Kids love superheroes. (Let’s face it, adults do, too.) Ordinary people with the desire to help … donning special uniforms … defying the odds and making the world a better place … who doesn’t want to hear that story?!? A story about community helpers.
For preschoolers and kindergarteners, some of the most important heroes they’ll ever meet live in their own communities. They’re called Community Helpers, and they just might inspire your child to be a better person and citizen.
Who Are These Brave People?
Community Helpers are people who make our lives easier every day by keeping communities safe, clean, and orderly. Here’s a list of a few that you can find in most any community. (If you haven’t read our other article on Community Helpers, make sure you do!)
- Those who help us learn exciting new things: Teachers and librarians
- Those who keep us safe: Police officers, firefighters, and emergency workers
- Those who provide our food: Farmers, chefs, and cooks
- Those who help us stay healthy: Doctors, dentists, and nurses
- Those who keep our communities clean: Custodians and garbage/recycling collectors
- Those who help us while traveling: Road construction workers, crossing guards, snowplow drivers, and transit drivers
- Those who help us at home: Construction workers who build our homes, utility workers, plumbers who make repairs, and delivery people who bring us mail and packages
- Those who care for animals: Veterinarians and game wardens
Community Helpers as Role Models
Just like superheroes stay anonymous by using an alter ego, Community Helpers often go unseen by the people they serve.
As a parent, make sure to point out Community Helpers when you and your children come in contact with them. They may not even realize that there are people making sure their communities are safe, cared for, and maintained.
In fact, pointing these role models out may encourage your child to think about the kinds of jobs they want to consider as an adult and how those jobs tie into a community’s greater good!
Reggio Emilia & Community Helpers
Community Helpers actually highlight an important part of the Reggio Emilia philosophy that Little Sunshine’s Playhouse and Preschool holds.
The second principle of Reggio Emilia asserts that children are collaborators and learn through interaction within their communities. This goes hand in hand with Community Helpers! Use interactions with Helpers like the ones listed below to facilitate learning and interaction between your child and the people around them.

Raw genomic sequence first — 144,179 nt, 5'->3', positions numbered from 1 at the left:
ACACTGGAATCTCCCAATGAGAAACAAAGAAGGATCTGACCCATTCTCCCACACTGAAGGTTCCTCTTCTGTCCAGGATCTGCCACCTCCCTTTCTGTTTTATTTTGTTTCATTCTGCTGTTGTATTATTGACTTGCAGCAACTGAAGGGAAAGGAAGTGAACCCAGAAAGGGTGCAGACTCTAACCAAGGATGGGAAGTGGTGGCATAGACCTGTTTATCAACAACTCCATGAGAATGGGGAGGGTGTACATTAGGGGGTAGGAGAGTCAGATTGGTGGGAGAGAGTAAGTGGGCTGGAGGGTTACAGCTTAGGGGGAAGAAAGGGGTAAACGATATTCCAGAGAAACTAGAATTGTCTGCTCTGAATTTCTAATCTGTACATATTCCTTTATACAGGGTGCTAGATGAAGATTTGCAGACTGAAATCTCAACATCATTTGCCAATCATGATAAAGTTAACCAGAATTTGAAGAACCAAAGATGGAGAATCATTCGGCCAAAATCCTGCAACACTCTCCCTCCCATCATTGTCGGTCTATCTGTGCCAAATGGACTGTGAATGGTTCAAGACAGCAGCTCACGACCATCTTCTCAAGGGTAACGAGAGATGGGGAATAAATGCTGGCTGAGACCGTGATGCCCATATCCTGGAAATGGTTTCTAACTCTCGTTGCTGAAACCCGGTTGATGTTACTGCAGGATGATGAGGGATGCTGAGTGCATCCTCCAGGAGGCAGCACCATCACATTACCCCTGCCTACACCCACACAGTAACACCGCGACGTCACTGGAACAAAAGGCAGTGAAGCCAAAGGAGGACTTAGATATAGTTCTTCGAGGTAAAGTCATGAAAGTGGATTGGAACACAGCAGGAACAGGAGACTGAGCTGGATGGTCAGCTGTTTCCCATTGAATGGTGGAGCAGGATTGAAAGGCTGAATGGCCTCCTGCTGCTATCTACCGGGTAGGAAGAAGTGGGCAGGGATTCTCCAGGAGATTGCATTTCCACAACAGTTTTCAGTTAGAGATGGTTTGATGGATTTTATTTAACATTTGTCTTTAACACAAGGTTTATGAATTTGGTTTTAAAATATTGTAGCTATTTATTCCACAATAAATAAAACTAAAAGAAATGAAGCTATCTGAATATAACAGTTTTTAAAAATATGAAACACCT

- Teachers and librarians: Point out how important the job of sharing and teaching information is. What if no one knew how to read or write? What if no one knew how to find out new things or understand the world better? We’d be doomed!
- Police, firefighters, and emergency workers: Have your child think about what the world would be like if no one was there to help us when there was an emergency. How would that make them feel? Does that make them appreciate these Community Helpers more?
- Farmers, chefs, and cooks: Explain the complicated “food chain” process that your food goes on, from farm to table. If you aren’t sure about the process, pull out your phone and look it up with your kids. This helps them realize that food doesn’t magically appear in the grocery store.
- Doctors, dentists, and nurses: Talk about the relief having access to doctors, dentists, and nurses gives you as a parent. Tell your kids what it would be like if you couldn’t get to one when you were sick. How would they feel if they (or someone they love) didn’t feel good and didn’t know why?
- Custodians and garbage/recycling collectors: Of all our Community Helpers, these are one of the most underappreciated and unseen. Make sure to point these unsung heroes out when you see them in public. Tell your kids how vital their jobs are in keeping the world from turning into a giant, dirty trash heap!
- Road workers, crossing guards, snowplow drivers, and transit drivers: It’s easy to forget how complicated transportation can be. The next time you pass through a construction zone, weather gets bad, or you ride the metro, ask your child to imagine what it would be like if these Community Helpers weren’t there keeping everything moving. (Short answer: Chaos.)
- Construction workers, utility workers, plumbers, and delivery people: These workers are very good at staying out of the public eye, but make sure your children know that houses don’t build themselves, electricity doesn’t just appear, and our packages aren’t teleported in from nowhere. Much like our food, try and explain the complicated processes that have to happen in order for everyday luxuries to exist. And, like many of the other services Community Helpers provide, ask your kids to imagine a world where these helpers weren’t around. (Again, chaos.)
- Veterinarians and game wardens: Community Helpers don’t just help people! Our pets and the animals humans use to do all sorts of amazing things need cared for, too. Kids also need to know there are people who make sure humanity does its part in taking care of the natural world around us.
After talking about these different Community Helpers, try to point them out when you and your family encounter them. Approach them with your child and tell the Helper about your conversation. Tell the Helper thank you, and have your child do the same. Not only have you made the Community Helper approachable for your child, you’ve probably made the Helper’s day!
Fred Rogers (of “Mr. Roger’s Neighborhood” fame) is famous for saying, “When I was a boy and I would see scary things in the news, my mother would say to me, ‘Look for the helpers. You will always find people who are helping.’” While this is certainly true for children who are scared, it’s also something parents should consider during a normal day … who is helping in your community, what can that teach your child, and how can you show appreciation?